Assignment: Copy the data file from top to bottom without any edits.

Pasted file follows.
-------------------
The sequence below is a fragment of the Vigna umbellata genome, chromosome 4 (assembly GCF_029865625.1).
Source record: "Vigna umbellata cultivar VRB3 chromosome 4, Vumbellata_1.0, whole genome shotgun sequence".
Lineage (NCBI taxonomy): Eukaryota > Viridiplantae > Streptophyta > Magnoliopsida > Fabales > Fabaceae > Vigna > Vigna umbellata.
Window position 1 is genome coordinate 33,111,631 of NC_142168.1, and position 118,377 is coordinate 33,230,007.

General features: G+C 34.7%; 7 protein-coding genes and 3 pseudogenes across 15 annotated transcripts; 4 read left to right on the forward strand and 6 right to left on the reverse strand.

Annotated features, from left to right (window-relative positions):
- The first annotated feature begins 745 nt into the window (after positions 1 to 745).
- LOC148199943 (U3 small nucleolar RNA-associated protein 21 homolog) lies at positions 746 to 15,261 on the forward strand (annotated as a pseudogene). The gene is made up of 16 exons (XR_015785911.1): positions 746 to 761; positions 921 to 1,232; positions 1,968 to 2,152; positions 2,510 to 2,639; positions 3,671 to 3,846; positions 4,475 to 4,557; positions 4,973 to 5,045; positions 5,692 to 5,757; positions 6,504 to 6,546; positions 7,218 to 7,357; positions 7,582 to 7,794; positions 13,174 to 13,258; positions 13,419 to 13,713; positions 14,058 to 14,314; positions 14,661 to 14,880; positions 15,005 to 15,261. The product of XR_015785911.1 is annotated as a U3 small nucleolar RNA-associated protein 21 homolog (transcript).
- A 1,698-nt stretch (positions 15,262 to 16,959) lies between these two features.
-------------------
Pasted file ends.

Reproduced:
The sequence below is a fragment of the Vigna umbellata genome, chromosome 4 (assembly GCF_029865625.1).
Source record: "Vigna umbellata cultivar VRB3 chromosome 4, Vumbellata_1.0, whole genome shotgun sequence".
Lineage (NCBI taxonomy): Eukaryota > Viridiplantae > Streptophyta > Magnoliopsida > Fabales > Fabaceae > Vigna > Vigna umbellata.
Window position 1 is genome coordinate 33,111,631 of NC_142168.1, and position 118,377 is coordinate 33,230,007.

General features: G+C 34.7%; 7 protein-coding genes and 3 pseudogenes across 15 annotated transcripts; 4 read left to right on the forward strand and 6 right to left on the reverse strand.

Annotated features, from left to right (window-relative positions):
- The first annotated feature begins 745 nt into the window (after positions 1 to 745).
- LOC148199943 (U3 small nucleolar RNA-associated protein 21 homolog) lies at positions 746 to 15,261 on the forward strand (annotated as a pseudogene). The gene is made up of 16 exons (XR_015785911.1): positions 746 to 761; positions 921 to 1,232; positions 1,968 to 2,152; positions 2,510 to 2,639; positions 3,671 to 3,846; positions 4,475 to 4,557; positions 4,973 to 5,045; positions 5,692 to 5,757; positions 6,504 to 6,546; positions 7,218 to 7,357; positions 7,582 to 7,794; positions 13,174 to 13,258; positions 13,419 to 13,713; positions 14,058 to 14,314; positions 14,661 to 14,880; positions 15,005 to 15,261. The product of XR_015785911.1 is annotated as a U3 small nucleolar RNA-associated protein 21 homolog (transcript).
- A 1,698-nt stretch (positions 15,262 to 16,959) lies between these two features.